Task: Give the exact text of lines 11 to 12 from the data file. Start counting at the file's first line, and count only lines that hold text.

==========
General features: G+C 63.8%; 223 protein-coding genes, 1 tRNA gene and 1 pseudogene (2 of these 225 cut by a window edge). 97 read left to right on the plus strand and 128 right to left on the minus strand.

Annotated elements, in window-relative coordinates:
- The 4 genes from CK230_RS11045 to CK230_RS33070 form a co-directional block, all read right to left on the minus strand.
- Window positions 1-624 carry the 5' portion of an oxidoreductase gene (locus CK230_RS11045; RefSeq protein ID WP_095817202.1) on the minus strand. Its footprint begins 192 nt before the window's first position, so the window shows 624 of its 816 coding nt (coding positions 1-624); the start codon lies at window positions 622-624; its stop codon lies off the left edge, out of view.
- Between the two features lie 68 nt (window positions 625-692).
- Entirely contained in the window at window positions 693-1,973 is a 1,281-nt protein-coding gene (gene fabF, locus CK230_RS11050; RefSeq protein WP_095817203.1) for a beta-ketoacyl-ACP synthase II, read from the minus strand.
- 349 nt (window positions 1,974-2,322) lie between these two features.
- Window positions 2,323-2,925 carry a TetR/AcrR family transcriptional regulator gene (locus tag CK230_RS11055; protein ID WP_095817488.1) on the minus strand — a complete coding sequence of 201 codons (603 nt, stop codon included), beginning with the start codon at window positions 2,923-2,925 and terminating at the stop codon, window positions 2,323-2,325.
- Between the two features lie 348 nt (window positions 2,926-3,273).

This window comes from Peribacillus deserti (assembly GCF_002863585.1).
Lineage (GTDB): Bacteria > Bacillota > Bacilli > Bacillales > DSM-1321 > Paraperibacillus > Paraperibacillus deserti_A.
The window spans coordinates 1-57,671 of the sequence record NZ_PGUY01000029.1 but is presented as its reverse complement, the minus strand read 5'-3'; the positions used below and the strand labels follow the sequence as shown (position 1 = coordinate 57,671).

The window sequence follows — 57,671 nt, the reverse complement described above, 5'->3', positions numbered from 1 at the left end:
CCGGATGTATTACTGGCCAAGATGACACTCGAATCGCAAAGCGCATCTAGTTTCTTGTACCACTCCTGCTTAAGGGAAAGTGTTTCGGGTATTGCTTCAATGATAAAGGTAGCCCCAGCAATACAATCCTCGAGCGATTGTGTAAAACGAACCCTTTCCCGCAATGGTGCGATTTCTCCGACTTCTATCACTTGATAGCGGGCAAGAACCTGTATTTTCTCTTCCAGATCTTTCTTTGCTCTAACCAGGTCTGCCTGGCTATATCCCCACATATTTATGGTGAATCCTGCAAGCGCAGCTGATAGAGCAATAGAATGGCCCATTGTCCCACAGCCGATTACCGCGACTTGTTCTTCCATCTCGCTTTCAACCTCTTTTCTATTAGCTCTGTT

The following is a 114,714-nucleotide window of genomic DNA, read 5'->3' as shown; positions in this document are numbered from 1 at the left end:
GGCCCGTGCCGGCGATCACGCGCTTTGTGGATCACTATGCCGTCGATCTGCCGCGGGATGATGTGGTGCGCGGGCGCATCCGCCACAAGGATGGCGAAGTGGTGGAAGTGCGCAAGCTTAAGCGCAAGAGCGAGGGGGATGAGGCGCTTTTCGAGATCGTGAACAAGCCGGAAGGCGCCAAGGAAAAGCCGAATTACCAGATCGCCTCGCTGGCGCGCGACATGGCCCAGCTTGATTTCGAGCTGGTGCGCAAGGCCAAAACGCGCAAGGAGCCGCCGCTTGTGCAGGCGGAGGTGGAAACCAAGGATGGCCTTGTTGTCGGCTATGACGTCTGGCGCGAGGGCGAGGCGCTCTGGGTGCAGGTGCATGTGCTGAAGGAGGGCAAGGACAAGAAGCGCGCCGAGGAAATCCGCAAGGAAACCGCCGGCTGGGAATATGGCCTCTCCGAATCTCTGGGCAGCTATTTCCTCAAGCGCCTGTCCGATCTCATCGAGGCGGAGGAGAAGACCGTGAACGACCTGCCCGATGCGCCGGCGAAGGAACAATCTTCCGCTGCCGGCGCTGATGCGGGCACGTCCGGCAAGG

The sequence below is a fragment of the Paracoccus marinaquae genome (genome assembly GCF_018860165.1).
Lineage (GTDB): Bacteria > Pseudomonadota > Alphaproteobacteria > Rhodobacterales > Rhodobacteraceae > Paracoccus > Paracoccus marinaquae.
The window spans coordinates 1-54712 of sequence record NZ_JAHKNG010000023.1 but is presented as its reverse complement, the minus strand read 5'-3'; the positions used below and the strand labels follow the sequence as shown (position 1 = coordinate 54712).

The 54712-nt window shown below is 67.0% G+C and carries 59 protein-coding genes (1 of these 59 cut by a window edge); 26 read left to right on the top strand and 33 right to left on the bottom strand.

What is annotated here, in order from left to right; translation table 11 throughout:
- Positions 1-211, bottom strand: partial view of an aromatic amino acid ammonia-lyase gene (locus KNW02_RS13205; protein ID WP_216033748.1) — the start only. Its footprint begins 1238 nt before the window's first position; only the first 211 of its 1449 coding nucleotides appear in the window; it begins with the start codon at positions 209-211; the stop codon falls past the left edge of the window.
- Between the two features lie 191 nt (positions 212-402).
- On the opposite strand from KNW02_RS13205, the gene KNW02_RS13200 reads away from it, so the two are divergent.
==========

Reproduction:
Lineage (GTDB): Bacteria > Bacillota > Bacilli > Bacillales > DSM-1321 > Paraperibacillus > Paraperibacillus deserti_A.
The window spans coordinates 1-57,671 of the sequence record NZ_PGUY01000029.1 but is presented as its reverse complement, the minus strand read 5'-3'; the positions used below and the strand labels follow the sequence as shown (position 1 = coordinate 57,671).